Malaysia Airlines scariest scenario getting more thinkable

Thomas Lifson
The most alarming scenario for the fate of Malaysia Airlines flight 370 seems to come right out of a thriller novel: a jumbo jet stolen, landed at a clandestine airfield and being prepared for a terror mission. According to the latest information (and keeping in mind that contradictory information has been provided throughout), the plane remained airborne for hours after its two cockpit-controlled transponder systems were turned off, 15 minutes apart. This would seem to indicate the airplane was intentionally flown somewhere, and perhaps landed at a secret location.

My initial assumption was that this was impossible, given the need for a modern airstrip with instrumentation for a night landing of a heavy airliner. But last night on Fox News, a 777 pilot indicated that he could have landed the plane at an unused airstrip as short as 3500 feet, and that thanks to portable GPS systems, no ground beacons or other instrumentation would be necessary for even a night landing. Taking off would require a longer airstrip, of course. But suddenly, the prospect of an rogue airliner smashing into a skyscraper or loaded with a nuclear weapon and flown to a major city for detonation by a suicide crew becomes more than an idle fantasy.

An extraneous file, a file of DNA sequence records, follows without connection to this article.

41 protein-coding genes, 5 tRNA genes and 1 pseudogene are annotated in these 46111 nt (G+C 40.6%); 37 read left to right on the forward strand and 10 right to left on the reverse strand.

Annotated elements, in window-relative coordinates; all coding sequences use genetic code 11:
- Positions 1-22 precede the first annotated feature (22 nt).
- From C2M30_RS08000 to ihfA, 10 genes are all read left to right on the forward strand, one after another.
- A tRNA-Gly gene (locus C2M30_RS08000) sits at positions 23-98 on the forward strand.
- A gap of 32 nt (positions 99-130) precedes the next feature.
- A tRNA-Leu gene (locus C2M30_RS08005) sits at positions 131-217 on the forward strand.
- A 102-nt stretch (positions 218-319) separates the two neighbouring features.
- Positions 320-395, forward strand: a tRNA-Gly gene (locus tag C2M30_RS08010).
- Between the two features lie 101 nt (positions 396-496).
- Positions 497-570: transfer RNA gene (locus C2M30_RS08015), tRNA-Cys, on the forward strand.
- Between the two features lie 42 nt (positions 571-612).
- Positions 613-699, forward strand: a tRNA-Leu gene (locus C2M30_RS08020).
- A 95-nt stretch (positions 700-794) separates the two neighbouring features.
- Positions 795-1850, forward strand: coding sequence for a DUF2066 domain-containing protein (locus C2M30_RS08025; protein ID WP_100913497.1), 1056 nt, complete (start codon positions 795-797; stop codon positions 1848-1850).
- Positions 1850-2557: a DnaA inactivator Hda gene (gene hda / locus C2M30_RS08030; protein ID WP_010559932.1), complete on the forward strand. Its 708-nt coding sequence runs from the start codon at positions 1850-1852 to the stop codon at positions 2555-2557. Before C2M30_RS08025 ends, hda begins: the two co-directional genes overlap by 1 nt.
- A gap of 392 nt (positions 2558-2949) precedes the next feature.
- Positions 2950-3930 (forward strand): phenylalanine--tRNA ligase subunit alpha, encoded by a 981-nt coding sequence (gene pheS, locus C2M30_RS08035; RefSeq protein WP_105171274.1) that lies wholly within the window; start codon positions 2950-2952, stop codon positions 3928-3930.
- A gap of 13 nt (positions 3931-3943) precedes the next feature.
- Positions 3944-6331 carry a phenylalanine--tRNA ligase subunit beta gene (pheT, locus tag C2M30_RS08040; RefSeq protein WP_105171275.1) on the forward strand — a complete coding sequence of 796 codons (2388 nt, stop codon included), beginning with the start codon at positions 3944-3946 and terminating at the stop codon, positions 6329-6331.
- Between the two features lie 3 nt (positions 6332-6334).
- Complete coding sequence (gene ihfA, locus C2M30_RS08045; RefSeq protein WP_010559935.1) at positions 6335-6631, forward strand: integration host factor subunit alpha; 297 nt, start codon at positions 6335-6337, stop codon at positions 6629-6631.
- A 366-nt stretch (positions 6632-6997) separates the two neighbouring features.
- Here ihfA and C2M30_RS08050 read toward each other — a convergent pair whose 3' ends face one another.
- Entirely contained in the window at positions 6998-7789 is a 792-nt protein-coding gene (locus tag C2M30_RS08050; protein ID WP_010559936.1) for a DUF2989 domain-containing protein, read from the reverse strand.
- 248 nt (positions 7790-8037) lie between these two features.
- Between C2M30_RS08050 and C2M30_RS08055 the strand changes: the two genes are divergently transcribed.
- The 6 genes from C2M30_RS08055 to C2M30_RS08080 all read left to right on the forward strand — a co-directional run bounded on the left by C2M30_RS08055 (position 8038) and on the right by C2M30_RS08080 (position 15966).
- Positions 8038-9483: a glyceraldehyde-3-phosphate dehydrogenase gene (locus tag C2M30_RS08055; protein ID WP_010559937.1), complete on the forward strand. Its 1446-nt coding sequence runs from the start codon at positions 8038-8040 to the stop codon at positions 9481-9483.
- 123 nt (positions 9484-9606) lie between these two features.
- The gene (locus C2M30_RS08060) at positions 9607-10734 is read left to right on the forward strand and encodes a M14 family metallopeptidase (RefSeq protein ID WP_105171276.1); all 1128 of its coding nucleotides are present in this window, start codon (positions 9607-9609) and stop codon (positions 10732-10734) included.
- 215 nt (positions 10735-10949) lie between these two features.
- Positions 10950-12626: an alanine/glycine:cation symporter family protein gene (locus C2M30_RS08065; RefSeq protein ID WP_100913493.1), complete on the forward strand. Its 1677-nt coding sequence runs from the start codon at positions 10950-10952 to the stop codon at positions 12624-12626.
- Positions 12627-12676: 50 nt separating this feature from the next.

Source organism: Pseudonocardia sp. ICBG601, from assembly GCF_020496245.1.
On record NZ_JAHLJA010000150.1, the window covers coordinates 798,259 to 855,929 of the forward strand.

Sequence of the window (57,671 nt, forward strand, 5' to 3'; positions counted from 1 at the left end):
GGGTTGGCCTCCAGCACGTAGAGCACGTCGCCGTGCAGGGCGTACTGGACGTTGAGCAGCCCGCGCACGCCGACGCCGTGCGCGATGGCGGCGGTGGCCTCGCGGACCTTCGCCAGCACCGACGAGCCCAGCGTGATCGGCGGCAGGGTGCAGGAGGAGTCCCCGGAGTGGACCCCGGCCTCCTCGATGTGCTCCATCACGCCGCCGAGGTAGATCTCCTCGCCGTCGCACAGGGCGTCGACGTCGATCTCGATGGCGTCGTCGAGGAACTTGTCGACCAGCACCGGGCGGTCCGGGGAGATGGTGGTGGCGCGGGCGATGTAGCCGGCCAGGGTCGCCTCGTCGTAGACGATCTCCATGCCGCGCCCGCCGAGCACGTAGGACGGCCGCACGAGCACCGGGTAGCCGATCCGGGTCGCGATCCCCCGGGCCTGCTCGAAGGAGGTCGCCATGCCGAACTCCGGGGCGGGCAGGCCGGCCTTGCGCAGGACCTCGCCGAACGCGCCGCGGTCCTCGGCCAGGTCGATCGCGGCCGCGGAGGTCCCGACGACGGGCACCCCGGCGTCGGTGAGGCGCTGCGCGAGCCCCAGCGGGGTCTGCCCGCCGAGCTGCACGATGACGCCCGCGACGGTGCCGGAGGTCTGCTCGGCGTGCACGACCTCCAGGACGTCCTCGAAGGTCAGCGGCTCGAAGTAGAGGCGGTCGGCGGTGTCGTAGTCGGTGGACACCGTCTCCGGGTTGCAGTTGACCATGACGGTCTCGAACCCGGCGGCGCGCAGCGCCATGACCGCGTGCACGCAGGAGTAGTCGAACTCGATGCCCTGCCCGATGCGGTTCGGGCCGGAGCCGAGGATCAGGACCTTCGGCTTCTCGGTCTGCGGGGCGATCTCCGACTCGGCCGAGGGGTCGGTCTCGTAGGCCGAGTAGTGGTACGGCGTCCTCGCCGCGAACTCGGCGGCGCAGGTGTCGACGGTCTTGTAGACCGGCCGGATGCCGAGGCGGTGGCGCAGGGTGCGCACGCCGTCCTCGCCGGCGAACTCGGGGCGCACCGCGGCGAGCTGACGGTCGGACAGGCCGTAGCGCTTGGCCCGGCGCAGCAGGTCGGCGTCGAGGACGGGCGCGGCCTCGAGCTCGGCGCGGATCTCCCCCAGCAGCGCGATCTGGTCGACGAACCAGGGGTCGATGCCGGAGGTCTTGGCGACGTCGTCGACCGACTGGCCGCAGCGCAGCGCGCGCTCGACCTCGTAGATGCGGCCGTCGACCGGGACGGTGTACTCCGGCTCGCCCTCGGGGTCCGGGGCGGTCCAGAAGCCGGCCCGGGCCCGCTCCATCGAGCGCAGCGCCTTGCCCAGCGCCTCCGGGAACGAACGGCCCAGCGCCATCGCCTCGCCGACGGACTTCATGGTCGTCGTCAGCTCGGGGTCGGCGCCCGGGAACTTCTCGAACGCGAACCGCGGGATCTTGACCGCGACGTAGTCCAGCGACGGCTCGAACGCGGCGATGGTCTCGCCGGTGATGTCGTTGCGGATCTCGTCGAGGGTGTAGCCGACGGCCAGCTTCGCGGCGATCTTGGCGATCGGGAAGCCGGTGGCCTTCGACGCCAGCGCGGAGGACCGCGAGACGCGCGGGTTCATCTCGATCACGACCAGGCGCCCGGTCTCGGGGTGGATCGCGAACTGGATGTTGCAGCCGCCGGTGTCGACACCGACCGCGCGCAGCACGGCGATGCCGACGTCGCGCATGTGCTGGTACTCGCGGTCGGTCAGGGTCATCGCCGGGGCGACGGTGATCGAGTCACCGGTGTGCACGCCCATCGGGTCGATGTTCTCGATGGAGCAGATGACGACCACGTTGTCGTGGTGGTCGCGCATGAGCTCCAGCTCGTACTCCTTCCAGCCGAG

But of course, there would see, to be little need to hijack an airliner for such a mission. There are hundreds of aging 747s, DC 10s, L-1011s, and other airliners parked in airliner graveyards. I have read accounts of drug smugglers acquiring and using such planes.

The fate of the jumbo jet and the two hundred thirty-nine souls aboard remains a deep mystery. And anti-terrorism authorities around the world have got a lot more worries on their minds.

The most alarming scenario for the fate of Malaysia Airlines flight 370 seems to come right out of a thriller novel: a jumbo jet stolen, landed at a clandestine airfield and being prepared for a terror mission. According to the latest information (and keeping in mind that contradictory information has been provided throughout), the plane remained airborne for hours after its two cockpit-controlled transponder systems were turned off, 15 minutes apart. This would seem to indicate the airplane was intentionally flown somewhere, and perhaps landed at a secret location.

My initial assumption was that this was impossible, given the need for a modern airstrip with instrumentation for a night landing of a heavy airliner. But last night on Fox News, a 777 pilot indicated that he could have landed the plane at an unused airstrip as short as 3500 feet, and that thanks to portable GPS systems, no ground beacons or other instrumentation would be necessary for even a night landing. Taking off would require a longer airstrip, of course. But suddenly, the prospect of an rogue airliner smashing into a skyscraper or loaded with a nuclear weapon and flown to a major city for detonation by a suicide crew becomes more than an idle fantasy.

But of course, there would see, to be little need to hijack an airliner for such a mission. There are hundreds of aging 747s, DC 10s, L-1011s, and other airliners parked in airliner graveyards. I have read accounts of drug smugglers acquiring and using such planes.

The fate of the jumbo jet and the two hundred thirty-nine souls aboard remains a deep mystery. And anti-terrorism authorities around the world have got a lot more worries on their minds.